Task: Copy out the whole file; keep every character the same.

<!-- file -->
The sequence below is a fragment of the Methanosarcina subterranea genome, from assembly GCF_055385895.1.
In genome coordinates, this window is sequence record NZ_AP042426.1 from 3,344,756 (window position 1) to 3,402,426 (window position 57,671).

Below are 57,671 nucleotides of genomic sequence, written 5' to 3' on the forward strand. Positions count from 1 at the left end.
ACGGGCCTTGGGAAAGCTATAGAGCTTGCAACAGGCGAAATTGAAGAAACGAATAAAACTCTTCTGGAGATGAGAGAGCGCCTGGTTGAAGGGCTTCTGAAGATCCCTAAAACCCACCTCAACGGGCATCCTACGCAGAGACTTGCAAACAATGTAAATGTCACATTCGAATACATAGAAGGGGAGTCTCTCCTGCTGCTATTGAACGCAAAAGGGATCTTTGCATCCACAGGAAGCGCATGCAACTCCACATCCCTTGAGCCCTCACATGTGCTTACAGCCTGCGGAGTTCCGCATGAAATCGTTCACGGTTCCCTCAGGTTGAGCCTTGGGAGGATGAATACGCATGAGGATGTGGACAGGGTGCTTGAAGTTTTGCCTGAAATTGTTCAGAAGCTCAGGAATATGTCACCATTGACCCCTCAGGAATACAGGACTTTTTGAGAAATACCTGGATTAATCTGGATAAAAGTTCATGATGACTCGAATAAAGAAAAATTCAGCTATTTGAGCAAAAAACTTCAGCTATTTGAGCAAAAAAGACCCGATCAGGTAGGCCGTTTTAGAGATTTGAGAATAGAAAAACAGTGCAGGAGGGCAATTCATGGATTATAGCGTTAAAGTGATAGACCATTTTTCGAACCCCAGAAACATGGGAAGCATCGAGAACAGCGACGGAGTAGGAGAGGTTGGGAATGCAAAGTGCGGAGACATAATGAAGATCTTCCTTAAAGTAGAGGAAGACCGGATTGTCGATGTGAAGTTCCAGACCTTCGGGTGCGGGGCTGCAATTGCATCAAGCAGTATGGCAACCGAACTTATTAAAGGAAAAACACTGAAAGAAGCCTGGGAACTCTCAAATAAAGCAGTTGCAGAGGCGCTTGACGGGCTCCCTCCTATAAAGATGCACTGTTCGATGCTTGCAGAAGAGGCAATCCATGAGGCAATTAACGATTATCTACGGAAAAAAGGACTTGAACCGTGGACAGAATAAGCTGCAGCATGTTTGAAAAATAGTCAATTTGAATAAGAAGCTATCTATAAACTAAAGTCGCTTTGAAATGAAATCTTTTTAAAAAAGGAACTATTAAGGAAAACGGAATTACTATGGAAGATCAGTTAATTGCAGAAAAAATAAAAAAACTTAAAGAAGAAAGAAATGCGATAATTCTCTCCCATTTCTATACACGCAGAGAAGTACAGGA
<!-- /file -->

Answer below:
The sequence below is a fragment of the Methanosarcina subterranea genome, from assembly GCF_055385895.1.
In genome coordinates, this window is sequence record NZ_AP042426.1 from 3,344,756 (window position 1) to 3,402,426 (window position 57,671).

Below are 57,671 nucleotides of genomic sequence, written 5' to 3' on the forward strand. Positions count from 1 at the left end.
ACGGGCCTTGGGAAAGCTATAGAGCTTGCAACAGGCGAAATTGAAGAAACGAATAAAACTCTTCTGGAGATGAGAGAGCGCCTGGTTGAAGGGCTTCTGAAGATCCCTAAAACCCACCTCAACGGGCATCCTACGCAGAGACTTGCAAACAATGTAAATGTCACATTCGAATACATAGAAGGGGAGTCTCTCCTGCTGCTATTGAACGCAAAAGGGATCTTTGCATCCACAGGAAGCGCATGCAACTCCACATCCCTTGAGCCCTCACATGTGCTTACAGCCTGCGGAGTTCCGCATGAAATCGTTCACGGTTCCCTCAGGTTGAGCCTTGGGAGGATGAATACGCATGAGGATGTGGACAGGGTGCTTGAAGTTTTGCCTGAAATTGTTCAGAAGCTCAGGAATATGTCACCATTGACCCCTCAGGAATACAGGACTTTTTGAGAAATACCTGGATTAATCTGGATAAAAGTTCATGATGACTCGAATAAAGAAAAATTCAGCTATTTGAGCAAAAAACTTCAGCTATTTGAGCAAAAAAGACCCGATCAGGTAGGCCGTTTTAGAGATTTGAGAATAGAAAAACAGTGCAGGAGGGCAATTCATGGATTATAGCGTTAAAGTGATAGACCATTTTTCGAACCCCAGAAACATGGGAAGCATCGAGAACAGCGACGGAGTAGGAGAGGTTGGGAATGCAAAGTGCGGAGACATAATGAAGATCTTCCTTAAAGTAGAGGAAGACCGGATTGTCGATGTGAAGTTCCAGACCTTCGGGTGCGGGGCTGCAATTGCATCAAGCAGTATGGCAACCGAACTTATTAAAGGAAAAACACTGAAAGAAGCCTGGGAACTCTCAAATAAAGCAGTTGCAGAGGCGCTTGACGGGCTCCCTCCTATAAAGATGCACTGTTCGATGCTTGCAGAAGAGGCAATCCATGAGGCAATTAACGATTATCTACGGAAAAAAGGACTTGAACCGTGGACAGAATAAGCTGCAGCATGTTTGAAAAATAGTCAATTTGAATAAGAAGCTATCTATAAACTAAAGTCGCTTTGAAATGAAATCTTTTTAAAAAAGGAACTATTAAGGAAAACGGAATTACTATGGAAGATCAGTTAATTGCAGAAAAAATAAAAAAACTTAAAGAAGAAAGAAATGCGATAATTCTCTCCCATTTCTATACACGCAGAGAAGTACAGGA